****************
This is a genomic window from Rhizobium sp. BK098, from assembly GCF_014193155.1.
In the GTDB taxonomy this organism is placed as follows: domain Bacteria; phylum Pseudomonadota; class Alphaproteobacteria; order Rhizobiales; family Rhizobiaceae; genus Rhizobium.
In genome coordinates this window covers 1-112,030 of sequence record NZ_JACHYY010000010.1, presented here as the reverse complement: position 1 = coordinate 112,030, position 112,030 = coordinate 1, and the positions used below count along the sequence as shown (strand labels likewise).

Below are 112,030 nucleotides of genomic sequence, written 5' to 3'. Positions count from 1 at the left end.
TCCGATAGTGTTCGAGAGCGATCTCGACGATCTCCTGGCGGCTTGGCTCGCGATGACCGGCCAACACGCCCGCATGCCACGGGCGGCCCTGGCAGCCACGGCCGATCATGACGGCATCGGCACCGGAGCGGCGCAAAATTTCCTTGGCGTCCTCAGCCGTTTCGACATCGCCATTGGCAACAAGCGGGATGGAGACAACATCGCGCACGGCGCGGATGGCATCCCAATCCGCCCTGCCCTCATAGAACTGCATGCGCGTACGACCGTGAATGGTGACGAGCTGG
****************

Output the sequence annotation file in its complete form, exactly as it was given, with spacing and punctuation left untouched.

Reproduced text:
This is a genomic window from Rhizobium sp. BK098, from assembly GCF_014193155.1.
In the GTDB taxonomy this organism is placed as follows: domain Bacteria; phylum Pseudomonadota; class Alphaproteobacteria; order Rhizobiales; family Rhizobiaceae; genus Rhizobium.
In genome coordinates this window covers 1-112,030 of sequence record NZ_JACHYY010000010.1, presented here as the reverse complement: position 1 = coordinate 112,030, position 112,030 = coordinate 1, and the positions used below count along the sequence as shown (strand labels likewise).

Below are 112,030 nucleotides of genomic sequence, written 5' to 3'. Positions count from 1 at the left end.
TCCGATAGTGTTCGAGAGCGATCTCGACGATCTCCTGGCGGCTTGGCTCGCGATGACCGGCCAACACGCCCGCATGCCACGGGCGGCCCTGGCAGCCACGGCCGATCATGACGGCATCGGCACCGGAGCGGCGCAAAATTTCCTTGGCGTCCTCAGCCGTTTCGACATCGCCATTGGCAACAAGCGGGATGGAGACAACATCGCGCACGGCGCGGATGGCATCCCAATCCGCCCTGCCCTCATAGAACTGCATGCGCGTACGACCGTGAATGGTGACGAGCTGG